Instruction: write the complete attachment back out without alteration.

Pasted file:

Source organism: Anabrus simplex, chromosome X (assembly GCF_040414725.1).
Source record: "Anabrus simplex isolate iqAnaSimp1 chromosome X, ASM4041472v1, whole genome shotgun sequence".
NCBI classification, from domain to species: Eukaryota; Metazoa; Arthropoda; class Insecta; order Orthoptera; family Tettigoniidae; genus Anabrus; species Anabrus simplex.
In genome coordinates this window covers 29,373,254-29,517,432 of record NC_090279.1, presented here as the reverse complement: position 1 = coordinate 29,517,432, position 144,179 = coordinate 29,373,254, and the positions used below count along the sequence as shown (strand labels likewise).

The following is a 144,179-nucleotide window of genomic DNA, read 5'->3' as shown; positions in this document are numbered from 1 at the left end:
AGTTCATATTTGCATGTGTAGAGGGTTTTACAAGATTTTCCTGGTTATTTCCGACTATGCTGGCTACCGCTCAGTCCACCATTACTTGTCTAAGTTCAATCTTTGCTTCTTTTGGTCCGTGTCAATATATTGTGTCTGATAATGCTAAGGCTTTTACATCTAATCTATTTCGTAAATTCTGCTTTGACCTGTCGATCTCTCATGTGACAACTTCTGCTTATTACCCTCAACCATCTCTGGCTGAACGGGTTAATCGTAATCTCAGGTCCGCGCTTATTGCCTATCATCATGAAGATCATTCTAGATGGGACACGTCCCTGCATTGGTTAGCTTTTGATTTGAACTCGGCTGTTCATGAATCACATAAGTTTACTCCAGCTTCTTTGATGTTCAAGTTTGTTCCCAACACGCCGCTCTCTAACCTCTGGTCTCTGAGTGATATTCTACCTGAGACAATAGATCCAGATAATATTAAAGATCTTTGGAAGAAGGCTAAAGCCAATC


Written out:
Source organism: Anabrus simplex, chromosome X (assembly GCF_040414725.1).
Source record: "Anabrus simplex isolate iqAnaSimp1 chromosome X, ASM4041472v1, whole genome shotgun sequence".
NCBI classification, from domain to species: Eukaryota; Metazoa; Arthropoda; class Insecta; order Orthoptera; family Tettigoniidae; genus Anabrus; species Anabrus simplex.
In genome coordinates this window covers 29,373,254-29,517,432 of record NC_090279.1, presented here as the reverse complement: position 1 = coordinate 29,517,432, position 144,179 = coordinate 29,373,254, and the positions used below count along the sequence as shown (strand labels likewise).

The following is a 144,179-nucleotide window of genomic DNA, read 5'->3' as shown; positions in this document are numbered from 1 at the left end:
AGTTCATATTTGCATGTGTAGAGGGTTTTACAAGATTTTCCTGGTTATTTCCGACTATGCTGGCTACCGCTCAGTCCACCATTACTTGTCTAAGTTCAATCTTTGCTTCTTTTGGTCCGTGTCAATATATTGTGTCTGATAATGCTAAGGCTTTTACATCTAATCTATTTCGTAAATTCTGCTTTGACCTGTCGATCTCTCATGTGACAACTTCTGCTTATTACCCTCAACCATCTCTGGCTGAACGGGTTAATCGTAATCTCAGGTCCGCGCTTATTGCCTATCATCATGAAGATCATTCTAGATGGGACACGTCCCTGCATTGGTTAGCTTTTGATTTGAACTCGGCTGTTCATGAATCACATAAGTTTACTCCAGCTTCTTTGATGTTCAAGTTTGTTCCCAACACGCCGCTCTCTAACCTCTGGTCTCTGAGTGATATTCTACCTGAGACAATAGATCCAGATAATATTAAAGATCTTTGGAAGAAGGCTAAAGCCAATC